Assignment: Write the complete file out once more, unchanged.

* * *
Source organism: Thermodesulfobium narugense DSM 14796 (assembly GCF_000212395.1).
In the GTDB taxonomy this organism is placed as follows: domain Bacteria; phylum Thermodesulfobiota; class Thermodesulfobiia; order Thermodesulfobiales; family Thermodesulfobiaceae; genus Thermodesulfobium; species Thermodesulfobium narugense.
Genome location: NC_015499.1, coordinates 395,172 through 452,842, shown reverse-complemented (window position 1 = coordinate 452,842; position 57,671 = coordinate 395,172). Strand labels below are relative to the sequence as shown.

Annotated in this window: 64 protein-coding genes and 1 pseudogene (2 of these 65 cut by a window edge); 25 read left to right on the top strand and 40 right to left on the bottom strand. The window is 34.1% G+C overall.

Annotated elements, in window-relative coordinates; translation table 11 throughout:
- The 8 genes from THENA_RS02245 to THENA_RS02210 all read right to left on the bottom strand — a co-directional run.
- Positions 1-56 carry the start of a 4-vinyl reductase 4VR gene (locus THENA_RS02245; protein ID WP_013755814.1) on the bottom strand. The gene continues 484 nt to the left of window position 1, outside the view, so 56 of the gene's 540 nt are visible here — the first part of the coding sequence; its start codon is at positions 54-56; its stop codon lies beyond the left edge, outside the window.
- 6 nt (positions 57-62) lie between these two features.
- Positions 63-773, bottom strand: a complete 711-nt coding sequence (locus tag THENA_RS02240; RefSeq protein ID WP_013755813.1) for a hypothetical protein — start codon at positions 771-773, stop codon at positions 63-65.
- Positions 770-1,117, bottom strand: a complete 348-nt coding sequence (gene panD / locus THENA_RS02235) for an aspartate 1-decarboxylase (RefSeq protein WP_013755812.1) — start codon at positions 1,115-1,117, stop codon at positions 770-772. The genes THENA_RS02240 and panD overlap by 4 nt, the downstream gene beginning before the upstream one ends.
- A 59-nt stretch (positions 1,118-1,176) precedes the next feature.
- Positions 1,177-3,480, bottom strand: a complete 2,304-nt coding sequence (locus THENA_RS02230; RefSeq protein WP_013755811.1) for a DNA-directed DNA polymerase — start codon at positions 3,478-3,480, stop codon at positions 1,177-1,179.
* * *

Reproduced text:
Source organism: Thermodesulfobium narugense DSM 14796 (assembly GCF_000212395.1).
In the GTDB taxonomy this organism is placed as follows: domain Bacteria; phylum Thermodesulfobiota; class Thermodesulfobiia; order Thermodesulfobiales; family Thermodesulfobiaceae; genus Thermodesulfobium; species Thermodesulfobium narugense.
Genome location: NC_015499.1, coordinates 395,172 through 452,842, shown reverse-complemented (window position 1 = coordinate 452,842; position 57,671 = coordinate 395,172). Strand labels below are relative to the sequence as shown.

Annotated in this window: 64 protein-coding genes and 1 pseudogene (2 of these 65 cut by a window edge); 25 read left to right on the top strand and 40 right to left on the bottom strand. The window is 34.1% G+C overall.

Annotated elements, in window-relative coordinates; translation table 11 throughout:
- The 8 genes from THENA_RS02245 to THENA_RS02210 all read right to left on the bottom strand — a co-directional run.
- Positions 1-56 carry the start of a 4-vinyl reductase 4VR gene (locus THENA_RS02245; protein ID WP_013755814.1) on the bottom strand. The gene continues 484 nt to the left of window position 1, outside the view, so 56 of the gene's 540 nt are visible here — the first part of the coding sequence; its start codon is at positions 54-56; its stop codon lies beyond the left edge, outside the window.
- 6 nt (positions 57-62) lie between these two features.
- Positions 63-773, bottom strand: a complete 711-nt coding sequence (locus tag THENA_RS02240; RefSeq protein ID WP_013755813.1) for a hypothetical protein — start codon at positions 771-773, stop codon at positions 63-65.
- Positions 770-1,117, bottom strand: a complete 348-nt coding sequence (gene panD / locus THENA_RS02235) for an aspartate 1-decarboxylase (RefSeq protein WP_013755812.1) — start codon at positions 1,115-1,117, stop codon at positions 770-772. The genes THENA_RS02240 and panD overlap by 4 nt, the downstream gene beginning before the upstream one ends.
- A 59-nt stretch (positions 1,118-1,176) precedes the next feature.
- Positions 1,177-3,480, bottom strand: a complete 2,304-nt coding sequence (locus THENA_RS02230; RefSeq protein WP_013755811.1) for a DNA-directed DNA polymerase — start codon at positions 3,478-3,480, stop codon at positions 1,177-1,179.